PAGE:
The Full Wiki

More info on Lowrey organ

Lowrey organ: Wikis


Note: Many of our articles have direct quotes from sources you can cite, within the Wikipedia article! This article doesn't yet, but we're working on it! See more info or our list of citable articles.


From Wikipedia, the free encyclopedia

Lowrey electronic organ (1970s)

The Lowrey organ is an electronic organ named after Chicago industrialist Frederick Lowrey.[1]

During the 1960s and 1970s, Lowrey was the largest manufacturer of electronic organs in the world.[1] In 1989, the Lowrey Organ Company produced their 1,000,000th organ.[2] In the present day, they are built in LaGrange Park, Illinois.

Most notably, the Lowrey organ differs from the Hammond Organ (which also bears the name of its Chicago-based inventor) in its incorporation of "automatic accompaniment" features. While originally intended for the home entertainment market, it was also used by some rock groups in the 1960s and 1970s, most notably The Beatles, on songs such as "Lucy in the Sky with Diamonds." In the song, Paul McCartney uses a Lowrey DSO Heritage Deluxe organ for the harpsichord-like opening.[3] Garth Hudson, the keyboardist of The Band, played a Lowrey Festival organ on many of the group's most notable songs.[4] Its sound can be heard prominently on the 1968 recording of "Chest Fever," which begins with a Bach-inspired prelude/intro. [5] A rather surprising use of a Lowrey Organ, on a percussive "marimba repeat" setting - was the synthesizer-like background noise on The Who song "Baba O'Riley". And Mike Ratledge of the Soft Machine switched from a Vox Continental to a Lowrey Holiday Deluxe sometime between late 1966 and early 1967, and used it from then on, adding a fuzzbox and plugging it into a Marshall stack. To prevent feedback in the silences between notes (consequence of playing at a very high volume), Ratledge invented a style of his own avoiding the between-note gaps by soloing in legato.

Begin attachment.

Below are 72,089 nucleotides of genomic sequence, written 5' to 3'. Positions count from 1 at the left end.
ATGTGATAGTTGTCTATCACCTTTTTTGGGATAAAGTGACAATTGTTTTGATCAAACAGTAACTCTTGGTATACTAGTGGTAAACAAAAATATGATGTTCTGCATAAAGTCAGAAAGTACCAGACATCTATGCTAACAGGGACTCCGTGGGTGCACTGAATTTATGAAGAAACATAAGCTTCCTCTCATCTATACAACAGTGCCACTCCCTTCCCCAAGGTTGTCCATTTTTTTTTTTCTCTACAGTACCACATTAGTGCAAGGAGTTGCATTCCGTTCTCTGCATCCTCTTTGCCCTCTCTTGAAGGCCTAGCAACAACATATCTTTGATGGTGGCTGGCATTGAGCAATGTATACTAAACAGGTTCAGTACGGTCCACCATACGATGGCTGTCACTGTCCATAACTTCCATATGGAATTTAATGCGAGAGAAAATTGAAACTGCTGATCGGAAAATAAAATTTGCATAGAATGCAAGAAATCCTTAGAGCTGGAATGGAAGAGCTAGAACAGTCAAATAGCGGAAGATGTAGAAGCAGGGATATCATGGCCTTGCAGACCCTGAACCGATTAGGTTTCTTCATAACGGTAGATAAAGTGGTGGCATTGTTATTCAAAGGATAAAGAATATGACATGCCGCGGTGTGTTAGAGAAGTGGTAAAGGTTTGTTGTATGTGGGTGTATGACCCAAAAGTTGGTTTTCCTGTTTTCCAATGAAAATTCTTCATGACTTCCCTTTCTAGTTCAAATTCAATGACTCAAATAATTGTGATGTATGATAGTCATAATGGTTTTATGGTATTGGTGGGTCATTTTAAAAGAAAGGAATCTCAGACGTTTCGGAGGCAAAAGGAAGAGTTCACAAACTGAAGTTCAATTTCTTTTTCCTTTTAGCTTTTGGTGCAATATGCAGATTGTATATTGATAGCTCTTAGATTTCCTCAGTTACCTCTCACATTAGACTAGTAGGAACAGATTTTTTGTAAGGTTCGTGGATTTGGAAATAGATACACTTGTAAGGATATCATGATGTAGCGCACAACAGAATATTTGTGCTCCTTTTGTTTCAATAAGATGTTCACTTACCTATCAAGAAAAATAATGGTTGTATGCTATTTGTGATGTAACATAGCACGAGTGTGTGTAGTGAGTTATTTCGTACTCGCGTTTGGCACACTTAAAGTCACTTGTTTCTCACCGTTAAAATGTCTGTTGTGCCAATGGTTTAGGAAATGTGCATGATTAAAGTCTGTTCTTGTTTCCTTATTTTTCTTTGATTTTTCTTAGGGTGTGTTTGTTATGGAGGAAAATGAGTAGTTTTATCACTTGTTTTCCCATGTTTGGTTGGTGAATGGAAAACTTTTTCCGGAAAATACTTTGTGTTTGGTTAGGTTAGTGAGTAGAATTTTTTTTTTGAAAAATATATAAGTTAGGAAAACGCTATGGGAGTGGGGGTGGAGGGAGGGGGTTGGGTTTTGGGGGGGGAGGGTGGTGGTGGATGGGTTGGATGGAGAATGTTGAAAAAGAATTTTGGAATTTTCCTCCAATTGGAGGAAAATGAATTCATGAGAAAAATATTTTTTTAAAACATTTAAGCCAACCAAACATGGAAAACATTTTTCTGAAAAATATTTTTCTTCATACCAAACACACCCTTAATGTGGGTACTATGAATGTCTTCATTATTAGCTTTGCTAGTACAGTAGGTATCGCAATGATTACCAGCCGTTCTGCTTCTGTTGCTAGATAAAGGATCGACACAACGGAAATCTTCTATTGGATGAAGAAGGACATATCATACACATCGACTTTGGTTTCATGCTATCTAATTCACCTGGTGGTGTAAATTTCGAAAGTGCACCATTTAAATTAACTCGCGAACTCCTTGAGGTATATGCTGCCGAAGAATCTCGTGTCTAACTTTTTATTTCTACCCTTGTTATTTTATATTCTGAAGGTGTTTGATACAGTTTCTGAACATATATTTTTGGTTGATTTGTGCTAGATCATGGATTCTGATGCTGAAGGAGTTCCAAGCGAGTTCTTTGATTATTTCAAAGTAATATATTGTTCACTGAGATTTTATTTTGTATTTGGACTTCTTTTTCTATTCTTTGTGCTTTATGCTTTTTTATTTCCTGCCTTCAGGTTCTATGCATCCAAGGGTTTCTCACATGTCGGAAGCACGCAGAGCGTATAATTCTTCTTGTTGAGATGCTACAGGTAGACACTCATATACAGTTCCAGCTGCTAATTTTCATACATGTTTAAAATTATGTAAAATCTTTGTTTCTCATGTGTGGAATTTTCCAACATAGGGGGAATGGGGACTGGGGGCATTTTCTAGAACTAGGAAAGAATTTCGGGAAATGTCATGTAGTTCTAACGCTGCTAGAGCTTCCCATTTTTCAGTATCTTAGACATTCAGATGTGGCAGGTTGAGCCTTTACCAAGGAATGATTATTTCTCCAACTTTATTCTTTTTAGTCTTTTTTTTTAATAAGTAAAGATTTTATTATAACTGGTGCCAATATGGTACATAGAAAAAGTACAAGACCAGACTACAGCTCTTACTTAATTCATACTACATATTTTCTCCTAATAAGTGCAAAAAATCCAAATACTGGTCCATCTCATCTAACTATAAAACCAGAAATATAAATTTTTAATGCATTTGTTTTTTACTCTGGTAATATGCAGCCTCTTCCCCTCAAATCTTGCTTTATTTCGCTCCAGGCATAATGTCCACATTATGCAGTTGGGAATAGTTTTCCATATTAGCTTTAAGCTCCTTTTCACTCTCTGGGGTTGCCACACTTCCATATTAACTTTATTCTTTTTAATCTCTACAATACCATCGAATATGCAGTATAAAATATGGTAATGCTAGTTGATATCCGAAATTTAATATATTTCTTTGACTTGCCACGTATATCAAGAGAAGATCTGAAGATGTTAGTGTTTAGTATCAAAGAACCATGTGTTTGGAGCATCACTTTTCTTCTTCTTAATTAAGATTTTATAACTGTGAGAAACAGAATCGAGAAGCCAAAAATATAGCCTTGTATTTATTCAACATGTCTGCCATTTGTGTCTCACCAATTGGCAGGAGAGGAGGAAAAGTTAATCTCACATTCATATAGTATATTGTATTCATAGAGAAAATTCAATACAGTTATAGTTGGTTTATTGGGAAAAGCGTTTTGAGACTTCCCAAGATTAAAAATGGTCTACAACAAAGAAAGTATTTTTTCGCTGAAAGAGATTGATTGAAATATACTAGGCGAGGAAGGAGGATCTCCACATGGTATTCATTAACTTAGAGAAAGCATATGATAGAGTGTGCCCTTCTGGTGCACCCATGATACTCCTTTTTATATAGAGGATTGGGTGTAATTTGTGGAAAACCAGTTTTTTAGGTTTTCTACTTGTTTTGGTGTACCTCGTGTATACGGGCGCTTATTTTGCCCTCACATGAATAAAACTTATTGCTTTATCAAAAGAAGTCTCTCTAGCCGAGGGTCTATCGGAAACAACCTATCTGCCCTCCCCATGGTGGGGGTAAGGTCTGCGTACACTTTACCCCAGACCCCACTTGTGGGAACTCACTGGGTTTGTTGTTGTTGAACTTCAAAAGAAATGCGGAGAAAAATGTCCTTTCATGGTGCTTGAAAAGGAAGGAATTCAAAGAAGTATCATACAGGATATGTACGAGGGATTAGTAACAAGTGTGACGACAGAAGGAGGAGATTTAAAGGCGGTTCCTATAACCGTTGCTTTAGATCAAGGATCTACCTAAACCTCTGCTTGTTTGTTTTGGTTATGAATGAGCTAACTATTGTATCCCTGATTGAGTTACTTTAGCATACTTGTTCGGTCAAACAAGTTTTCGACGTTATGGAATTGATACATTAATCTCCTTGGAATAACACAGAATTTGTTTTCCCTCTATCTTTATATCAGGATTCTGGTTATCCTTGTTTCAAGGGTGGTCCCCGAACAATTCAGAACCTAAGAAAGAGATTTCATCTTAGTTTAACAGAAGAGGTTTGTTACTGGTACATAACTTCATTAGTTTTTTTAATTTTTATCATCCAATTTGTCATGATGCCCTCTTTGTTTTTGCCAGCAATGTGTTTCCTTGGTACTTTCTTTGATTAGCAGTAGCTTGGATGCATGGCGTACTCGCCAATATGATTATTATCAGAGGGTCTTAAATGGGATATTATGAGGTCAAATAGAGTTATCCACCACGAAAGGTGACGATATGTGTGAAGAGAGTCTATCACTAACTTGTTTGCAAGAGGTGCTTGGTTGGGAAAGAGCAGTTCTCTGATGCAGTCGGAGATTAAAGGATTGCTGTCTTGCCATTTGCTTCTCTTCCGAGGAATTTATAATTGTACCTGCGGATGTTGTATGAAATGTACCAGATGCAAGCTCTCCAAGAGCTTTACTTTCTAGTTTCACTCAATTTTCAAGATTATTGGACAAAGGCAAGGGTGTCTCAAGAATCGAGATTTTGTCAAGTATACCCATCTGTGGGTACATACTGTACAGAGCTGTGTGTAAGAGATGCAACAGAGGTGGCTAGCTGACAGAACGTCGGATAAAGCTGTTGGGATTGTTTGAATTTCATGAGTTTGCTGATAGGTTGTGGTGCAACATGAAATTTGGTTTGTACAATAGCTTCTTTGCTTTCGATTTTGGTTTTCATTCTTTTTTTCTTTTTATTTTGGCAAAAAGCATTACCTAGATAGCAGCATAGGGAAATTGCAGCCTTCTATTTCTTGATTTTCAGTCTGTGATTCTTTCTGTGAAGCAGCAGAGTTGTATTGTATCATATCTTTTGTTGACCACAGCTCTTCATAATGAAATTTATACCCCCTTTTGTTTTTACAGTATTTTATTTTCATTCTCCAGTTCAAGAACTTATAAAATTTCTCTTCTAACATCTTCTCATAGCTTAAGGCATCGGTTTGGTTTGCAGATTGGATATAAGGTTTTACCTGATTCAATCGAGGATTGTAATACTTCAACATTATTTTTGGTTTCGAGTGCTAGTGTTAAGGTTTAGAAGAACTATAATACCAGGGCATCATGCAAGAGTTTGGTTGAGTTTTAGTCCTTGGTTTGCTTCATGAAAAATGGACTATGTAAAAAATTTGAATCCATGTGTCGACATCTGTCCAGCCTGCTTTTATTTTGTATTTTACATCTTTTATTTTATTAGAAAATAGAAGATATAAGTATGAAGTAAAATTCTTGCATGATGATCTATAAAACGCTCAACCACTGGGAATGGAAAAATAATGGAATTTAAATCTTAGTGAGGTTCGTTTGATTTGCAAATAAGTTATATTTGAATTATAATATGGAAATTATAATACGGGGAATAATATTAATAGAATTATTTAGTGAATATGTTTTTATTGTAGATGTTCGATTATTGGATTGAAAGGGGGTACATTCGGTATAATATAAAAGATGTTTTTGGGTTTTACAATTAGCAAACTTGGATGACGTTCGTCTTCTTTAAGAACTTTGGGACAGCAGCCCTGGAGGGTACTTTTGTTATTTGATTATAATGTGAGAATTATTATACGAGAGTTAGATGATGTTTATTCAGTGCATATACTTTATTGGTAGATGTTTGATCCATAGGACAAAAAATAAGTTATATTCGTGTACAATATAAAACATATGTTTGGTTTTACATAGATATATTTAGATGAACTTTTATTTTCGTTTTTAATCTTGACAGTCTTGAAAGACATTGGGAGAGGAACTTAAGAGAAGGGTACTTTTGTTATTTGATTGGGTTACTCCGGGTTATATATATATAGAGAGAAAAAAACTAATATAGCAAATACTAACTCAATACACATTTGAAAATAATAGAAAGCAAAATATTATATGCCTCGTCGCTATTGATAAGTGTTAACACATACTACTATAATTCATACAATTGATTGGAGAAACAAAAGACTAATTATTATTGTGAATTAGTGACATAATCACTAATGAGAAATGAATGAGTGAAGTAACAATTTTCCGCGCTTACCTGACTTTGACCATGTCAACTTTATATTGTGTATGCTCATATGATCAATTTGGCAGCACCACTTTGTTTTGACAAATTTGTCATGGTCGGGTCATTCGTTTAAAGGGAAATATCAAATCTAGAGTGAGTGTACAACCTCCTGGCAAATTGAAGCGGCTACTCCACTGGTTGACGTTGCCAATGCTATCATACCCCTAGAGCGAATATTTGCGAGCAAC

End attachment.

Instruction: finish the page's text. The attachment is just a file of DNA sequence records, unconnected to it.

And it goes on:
1. ^ a b "History of tradename". Musical Instrument Technicians Association. 2007. Retrieved 2009-07-27.  
  2. ^ "Music Trades". 1989-07-01. Retrieved 2008-07-20.  
  3. ^ Babiuk, Andy; Mark Lewisohn, Tony Bacon (2002). Beatles Gear: All the Fab Four's Instruments, from Stage to Studio (Second Revised Edition ed.). London: Backbeat Books(Outline Press). pp. 202–203. ISBN 0-87930-731-5.  
  4. ^ Doerschuk, Bob (December 1983). "Garth Hudson: Legendary Organist with '60s Supergroup 'The Band'". Keyboard Magazine.  
  5. ^ Johnson, Brian D. (July 22, 2002). "Garth Hudson (Profile)". Maclean's Magazine.  

External links



Got something to say? Make a comment.
Your name
Your email address